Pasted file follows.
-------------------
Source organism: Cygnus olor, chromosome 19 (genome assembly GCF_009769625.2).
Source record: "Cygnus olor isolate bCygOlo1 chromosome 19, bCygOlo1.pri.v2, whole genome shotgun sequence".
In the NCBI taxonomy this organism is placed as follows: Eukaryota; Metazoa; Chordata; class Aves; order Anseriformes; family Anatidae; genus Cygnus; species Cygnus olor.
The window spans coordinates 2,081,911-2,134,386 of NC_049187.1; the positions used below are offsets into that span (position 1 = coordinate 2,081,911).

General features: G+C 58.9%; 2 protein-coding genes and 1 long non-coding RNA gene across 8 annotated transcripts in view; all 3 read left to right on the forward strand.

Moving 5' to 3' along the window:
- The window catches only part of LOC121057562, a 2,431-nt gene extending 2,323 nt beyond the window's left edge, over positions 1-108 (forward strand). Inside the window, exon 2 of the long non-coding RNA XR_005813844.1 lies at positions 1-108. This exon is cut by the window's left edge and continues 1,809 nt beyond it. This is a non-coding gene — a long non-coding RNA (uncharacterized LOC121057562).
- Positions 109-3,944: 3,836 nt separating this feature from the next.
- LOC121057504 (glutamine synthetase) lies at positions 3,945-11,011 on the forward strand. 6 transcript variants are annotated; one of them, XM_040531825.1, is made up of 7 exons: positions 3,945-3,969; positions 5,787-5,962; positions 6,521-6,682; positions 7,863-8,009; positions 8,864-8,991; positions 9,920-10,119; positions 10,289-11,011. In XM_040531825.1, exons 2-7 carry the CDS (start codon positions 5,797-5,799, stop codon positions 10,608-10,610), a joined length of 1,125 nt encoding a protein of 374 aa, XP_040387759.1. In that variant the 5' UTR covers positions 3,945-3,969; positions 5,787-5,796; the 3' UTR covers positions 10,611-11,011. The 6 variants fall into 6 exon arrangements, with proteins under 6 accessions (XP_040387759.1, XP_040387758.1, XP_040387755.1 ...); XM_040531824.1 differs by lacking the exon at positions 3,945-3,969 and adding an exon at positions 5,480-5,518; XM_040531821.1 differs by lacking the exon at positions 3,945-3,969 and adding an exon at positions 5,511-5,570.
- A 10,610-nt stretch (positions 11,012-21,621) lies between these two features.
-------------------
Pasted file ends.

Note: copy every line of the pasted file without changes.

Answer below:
Source organism: Cygnus olor, chromosome 19 (genome assembly GCF_009769625.2).
Source record: "Cygnus olor isolate bCygOlo1 chromosome 19, bCygOlo1.pri.v2, whole genome shotgun sequence".
In the NCBI taxonomy this organism is placed as follows: Eukaryota; Metazoa; Chordata; class Aves; order Anseriformes; family Anatidae; genus Cygnus; species Cygnus olor.
The window spans coordinates 2,081,911-2,134,386 of NC_049187.1; the positions used below are offsets into that span (position 1 = coordinate 2,081,911).

General features: G+C 58.9%; 2 protein-coding genes and 1 long non-coding RNA gene across 8 annotated transcripts in view; all 3 read left to right on the forward strand.

Moving 5' to 3' along the window:
- The window catches only part of LOC121057562, a 2,431-nt gene extending 2,323 nt beyond the window's left edge, over positions 1-108 (forward strand). Inside the window, exon 2 of the long non-coding RNA XR_005813844.1 lies at positions 1-108. This exon is cut by the window's left edge and continues 1,809 nt beyond it. This is a non-coding gene — a long non-coding RNA (uncharacterized LOC121057562).
- Positions 109-3,944: 3,836 nt separating this feature from the next.
- LOC121057504 (glutamine synthetase) lies at positions 3,945-11,011 on the forward strand. 6 transcript variants are annotated; one of them, XM_040531825.1, is made up of 7 exons: positions 3,945-3,969; positions 5,787-5,962; positions 6,521-6,682; positions 7,863-8,009; positions 8,864-8,991; positions 9,920-10,119; positions 10,289-11,011. In XM_040531825.1, exons 2-7 carry the CDS (start codon positions 5,797-5,799, stop codon positions 10,608-10,610), a joined length of 1,125 nt encoding a protein of 374 aa, XP_040387759.1. In that variant the 5' UTR covers positions 3,945-3,969; positions 5,787-5,796; the 3' UTR covers positions 10,611-11,011. The 6 variants fall into 6 exon arrangements, with proteins under 6 accessions (XP_040387759.1, XP_040387758.1, XP_040387755.1 ...); XM_040531824.1 differs by lacking the exon at positions 3,945-3,969 and adding an exon at positions 5,480-5,518; XM_040531821.1 differs by lacking the exon at positions 3,945-3,969 and adding an exon at positions 5,511-5,570.
- A 10,610-nt stretch (positions 11,012-21,621) lies between these two features.